As our summer forages begin to appear, we need to start doing more than think about our forage fertility program. The big question on fertilization has been, “Do we apply it with a buggy/spreader or a boat?” With the forecasted warmer weather this weekend, we’re all itching to get out and fertilize. But there are a few items to consider.
When was the last time you’ve taken a soil test on the pasture? Not the whole ranch, but that individual pasture? We normally say that a soil test is good for three years or until apply lime (whichever comes first). Soil tests are inexpensive – but really save you money in the long haul!
You say that you don’t have a soil test? My recommendation is to take the time to get one. First, it’s too wet to apply anything right now (but that will change). As a friend of mine told me on several occasions, not fertilizing with a soil test is like throwing the football. Three things can happen – and two are bad! You can hit it just right and make the touchdown. You can throw it long, or you can throw it short. With my luck, I can’t afford not to take the soil sample.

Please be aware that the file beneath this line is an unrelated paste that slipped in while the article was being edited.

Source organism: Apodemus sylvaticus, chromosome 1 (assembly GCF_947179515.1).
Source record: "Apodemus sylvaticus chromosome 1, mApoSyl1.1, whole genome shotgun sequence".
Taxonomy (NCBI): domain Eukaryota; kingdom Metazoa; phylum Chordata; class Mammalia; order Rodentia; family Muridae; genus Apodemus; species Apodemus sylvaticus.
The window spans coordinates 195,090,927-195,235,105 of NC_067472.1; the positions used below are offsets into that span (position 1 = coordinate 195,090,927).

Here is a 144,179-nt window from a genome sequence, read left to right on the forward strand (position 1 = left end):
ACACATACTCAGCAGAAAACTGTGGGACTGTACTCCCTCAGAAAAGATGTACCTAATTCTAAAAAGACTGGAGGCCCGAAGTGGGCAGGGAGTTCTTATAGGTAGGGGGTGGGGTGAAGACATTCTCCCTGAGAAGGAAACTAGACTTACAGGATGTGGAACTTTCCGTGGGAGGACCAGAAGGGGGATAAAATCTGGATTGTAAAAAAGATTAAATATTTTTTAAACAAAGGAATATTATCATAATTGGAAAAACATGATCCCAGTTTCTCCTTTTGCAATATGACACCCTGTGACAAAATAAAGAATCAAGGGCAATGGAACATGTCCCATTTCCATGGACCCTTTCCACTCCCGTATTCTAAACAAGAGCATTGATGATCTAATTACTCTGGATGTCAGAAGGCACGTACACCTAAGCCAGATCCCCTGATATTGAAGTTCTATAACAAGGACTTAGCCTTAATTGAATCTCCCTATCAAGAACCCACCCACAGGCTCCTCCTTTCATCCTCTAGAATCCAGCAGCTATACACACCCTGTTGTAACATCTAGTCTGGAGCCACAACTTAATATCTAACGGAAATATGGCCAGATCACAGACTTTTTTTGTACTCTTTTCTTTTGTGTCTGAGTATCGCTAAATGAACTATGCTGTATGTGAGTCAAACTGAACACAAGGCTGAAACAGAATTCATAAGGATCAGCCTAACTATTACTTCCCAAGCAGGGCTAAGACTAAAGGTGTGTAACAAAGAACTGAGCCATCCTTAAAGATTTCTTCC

If you apply the proper amounts of nitrogen, phosphorus and/or potassium without the benefit of a soil sample, congratulations! You’ve won nature’s version of the lottery. However, chances are that you are not applying enough of one of the nutrients or too much of another. Not applying enough can negatively impact your carrying capacity (maybe forcing you to purchase hay). Applying too much of a nutrient that isn’t needed tends to get in your wallet as well. Compare these costs to the cost of a soil test and you’ll quickly see that the soil test is the most inexpensive part of your pasture management!
One mistake that I have seen in the past is setting a forage goal that the pasture has never made before. If you know that the pasture is good for about a big round bale per acre, don’t fertilize in an attempt to grow four big round bales per acre. A friend of mine once tried to justify the over-applying nutrients by saying that they were building up the soil fertility. I told him that a soil fertility program that focuses on building the nutrients in the soil is a good way of putting you in the poor-house. Fertilize by the soil test numbers.
Very importantly – don’t apply urea to wet soil. Wait until the soil dries out before applying urea to reduce the amount that can be lost! Applying urea to a wet soil in warm weather provides you the best chance of losing your nitrogen dollars. The ideal time to apply urea is when the soil is dry and you expect at least a ¼ ” rainfall within the next 24 hours.
If you have any questions, please don’t hesitate to contact your local AgriLife Extension office.
DAVID ANNIS is the Denton County extension agent with Texas A&M AgriLife Extension Service. He can be reached at 940-349-2894 or by e-mail at firstname.lastname@example.org.